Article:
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Description of key information

Acute investigations are available for oral and inhalation routes of exposure and some limited data are available for acute topical exposure.  For Chloroprene an oral LD50 value of 251 mg/kg bw in rats was determined (Asmamgulian 1971). For the endpoint acute toxicity: inhalation formal median lethal dose levels were not established in compliance with current test procedures but lethal dose levels have been identified using alternative evaluative methods ((Anon 1970, 1971, 1974 and  Plugge1979).  Data from secondary litertature indicate an LC50 of 11800 mg/m3/4h in rats Izmerov 1982).
In a limited dermal toxicity study no mortality was observed after single dermal exposure with 200 mg/kg bw (Anon 1970).

Key value for chemical safety assessment

Acute toxicity: via oral route

Endpoint conclusion
Dose descriptor:
251 mg/kg bw

Additional information

Acute toxicity

The acute toxicity of chloroprene has been reported in several non-standard studies. Acute oral LD50and inhalation LC50values have been reported in published literature. 

Acute oral toxicity

Izmerov et al (1982) reported acute oral (gavage) LD50values of between 146 and 260 mg/kg bw for mice and between 251 and 450 mg/kg bw for rats. The LD50 values of 251 mg/kg for rats and 260 mg/kg bw for mice based on the most relevant study data

Asmangulian (1971).

In an oral toxicity study in rats, a single dose of chloroprene at 50 mg/kg bw did not cause any mortality. In another, poorly reported study in rats from the 1930s, 80% of animals died after a single oral dose (gavage route) of 0.5 cc of chloroprene whereas 33% died after a single 0.4 cc dose. A dose of 0.2 cc resulted in depression with recovery. On the basis of this study, chloroprene did not meet the criteria for classification as a Class B poison via the oral route. Official EU Classification DSD: R20/22.

Acute inhalation toxicity

Izmerov et al (1982) reported a 2-hour inhalation LC50value of 3480 (3000-4000) mg/m3in mice and a 4-hour inhalation LC50of 11800 (10500-13200) mg/m3in rats.

Acute inhalation toxicity studies on chloroprene were conducted in the 1970s and pre-date current testing guideline. These were generally well designed and can be regarded as reliable. In an acute inhalation toxicity study, young male albino rats (ChR-CD strain) were exposed to chloroprene vapours at various concentrations for a single 4 hour period. The approximate lethal concentration (ALC; 1 or more deaths observed) for four hours was 8.42 mg/litre. A median lethal concentration could not be determined from the results. Exposed rats showed laboured respiration and pallor, with severe weight losses and deaths at exposures at 8.42 mg/L and above. Exposed rats had severe lung and liver damage, which partially recovered by 14 days post-exposure. Chloroprene was classified as slightly toxic compound via the inhalation route.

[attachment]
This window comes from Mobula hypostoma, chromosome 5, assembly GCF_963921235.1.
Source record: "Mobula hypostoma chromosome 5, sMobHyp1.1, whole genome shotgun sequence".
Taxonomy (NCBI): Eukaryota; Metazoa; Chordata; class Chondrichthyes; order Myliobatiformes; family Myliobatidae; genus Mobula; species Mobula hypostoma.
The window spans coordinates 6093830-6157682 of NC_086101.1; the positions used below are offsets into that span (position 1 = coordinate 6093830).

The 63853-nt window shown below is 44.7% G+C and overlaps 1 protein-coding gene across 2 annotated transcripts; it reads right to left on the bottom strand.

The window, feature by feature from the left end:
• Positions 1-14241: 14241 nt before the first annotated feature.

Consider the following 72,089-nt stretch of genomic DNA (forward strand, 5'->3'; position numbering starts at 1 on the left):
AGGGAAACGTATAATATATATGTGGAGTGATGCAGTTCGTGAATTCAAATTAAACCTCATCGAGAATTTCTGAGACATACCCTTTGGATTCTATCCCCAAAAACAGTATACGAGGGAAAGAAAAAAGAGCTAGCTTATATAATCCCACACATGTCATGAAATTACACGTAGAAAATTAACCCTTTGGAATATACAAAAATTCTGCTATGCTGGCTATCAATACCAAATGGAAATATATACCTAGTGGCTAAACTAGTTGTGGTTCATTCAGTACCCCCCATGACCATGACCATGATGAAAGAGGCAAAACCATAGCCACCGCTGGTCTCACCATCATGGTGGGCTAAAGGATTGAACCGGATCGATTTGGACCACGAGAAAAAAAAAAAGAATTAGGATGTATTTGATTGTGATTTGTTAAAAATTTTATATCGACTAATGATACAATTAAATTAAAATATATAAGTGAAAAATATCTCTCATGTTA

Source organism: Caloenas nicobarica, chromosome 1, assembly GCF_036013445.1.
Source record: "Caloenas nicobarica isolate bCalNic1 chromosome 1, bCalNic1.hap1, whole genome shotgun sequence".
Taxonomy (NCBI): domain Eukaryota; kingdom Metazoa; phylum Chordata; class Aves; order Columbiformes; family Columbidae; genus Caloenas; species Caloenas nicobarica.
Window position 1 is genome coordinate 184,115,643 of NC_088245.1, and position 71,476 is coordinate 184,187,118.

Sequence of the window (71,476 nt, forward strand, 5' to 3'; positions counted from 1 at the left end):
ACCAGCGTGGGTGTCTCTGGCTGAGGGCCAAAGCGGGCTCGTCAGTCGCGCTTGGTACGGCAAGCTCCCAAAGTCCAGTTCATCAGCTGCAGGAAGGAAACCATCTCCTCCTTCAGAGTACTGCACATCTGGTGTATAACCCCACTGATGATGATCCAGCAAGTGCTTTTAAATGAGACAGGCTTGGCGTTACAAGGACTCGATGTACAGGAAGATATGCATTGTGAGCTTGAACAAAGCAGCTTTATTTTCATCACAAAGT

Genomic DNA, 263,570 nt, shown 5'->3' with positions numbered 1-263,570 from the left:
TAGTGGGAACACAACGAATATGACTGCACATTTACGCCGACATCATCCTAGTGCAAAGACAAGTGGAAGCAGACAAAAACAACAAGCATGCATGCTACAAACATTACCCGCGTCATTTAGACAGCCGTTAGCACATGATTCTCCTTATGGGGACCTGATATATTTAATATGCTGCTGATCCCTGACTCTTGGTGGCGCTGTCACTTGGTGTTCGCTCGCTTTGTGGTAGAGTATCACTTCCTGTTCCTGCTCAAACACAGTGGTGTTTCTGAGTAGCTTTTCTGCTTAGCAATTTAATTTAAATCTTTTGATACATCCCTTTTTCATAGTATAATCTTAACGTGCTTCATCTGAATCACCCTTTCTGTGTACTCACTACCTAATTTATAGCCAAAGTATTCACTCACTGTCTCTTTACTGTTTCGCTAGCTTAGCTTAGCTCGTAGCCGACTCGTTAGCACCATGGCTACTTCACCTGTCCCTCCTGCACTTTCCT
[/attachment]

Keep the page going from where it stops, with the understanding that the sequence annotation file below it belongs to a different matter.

Chloroprene did not meet the criteria for classification as a Class B poison via the inhalation route in two Class B poison tests in which male ChR-CD rats or ChR-CL rats were exposed to chloroprene vapours at 72.4 mg/L air (36 times the concentration required for labelling) or 57.5 mg/L air respectively for 1 hour,. The inhalation 1 hour LC50was found to exceed 72.4 mg/L and exceeded the 5 mg/L limit dose for testing under current EU guidelines.

In an acute inhalation study, fasted male Sprague-Dawley rats were exposed to chloroprene at 0, 100, 150, 225 and 300 ppm for 4 hours and killed 24 hours later (Plugge1979).Animals exposed to 150, 225 and 300 ppm had a significant increase in liver to body weight ratio. Lung to body weight ratios did not demonstrate any treatment-related differences between groups.Liver injury, as measured by increased serum sorbitol dehydrogenase (SDH) activity was apparent in animals exposed to 225 and 300 ppm.Non-protein sulfhydrylNPSH concentrations in the liver increased significantly in all treated groups and at 300 ppm was more than double that seen in the controls. Lung NPSH was decreased at 100 and 300 ppm (not measured at 150 and 225 ppm).The authors concluded that the threshold for hepatic toxicity in fasted rats due to chloroprene inhalation was between 160 and 180 ppm for 4 hours. After this threshold was exceeded hepatic injury progressed exponentially. Pretreatment with Aroclor 1254 protected against chloroprene induced liver damage, as measured by serum SDH elevation, liver enlargement and NPSH rebound. Since 90% of the increase or rebound in NPSH concentrations was glutathione (GSH), the authors proposed that GSH has a key role in the metabolism of chloroprene. Official EU Classification DSD: R20/22

Acute dermal toxicity

Chloroprene did not meet the criteria for classification as a Class B poison via the skin absorption route based on no mortalities being observed in a limited study of male albino rats exposed dermally (occluded via clipped trunks) to a single dose at 200 mg/kg BW. Therefore Chloroprene is not classified in the EU regarding acute dermal toxicity.

Justification for classification or non-classification

According to Annex VI to Regulation (EC) No 1272/2008, chloroprene is classified for acute toxicity hazard as: Acute Tox 4 (H302) – Harmful if swallowed. On the basis of the quantitiative LD50 data for chloroprene reported (Asmamgulian 1971), the following classification is proposed for the acute oral toxicity of chloroprene: Acute oral toxicity - Acute Tox 3 (H301) - Toxic if swallowed.

According to Annex VI to Regulation (EC) No 1272/2008, chloroprene is classified for acute toxicity hazard as: Acute Tox 4 (H332) – Harmful if inhaled and for specific target organ toxicty (STOT) for single exposures as STOT Sinlge Exp 3 (H335): may cause respiratory irritation (Affected organs: lung,liver and kidney; route of exposure: inhalation);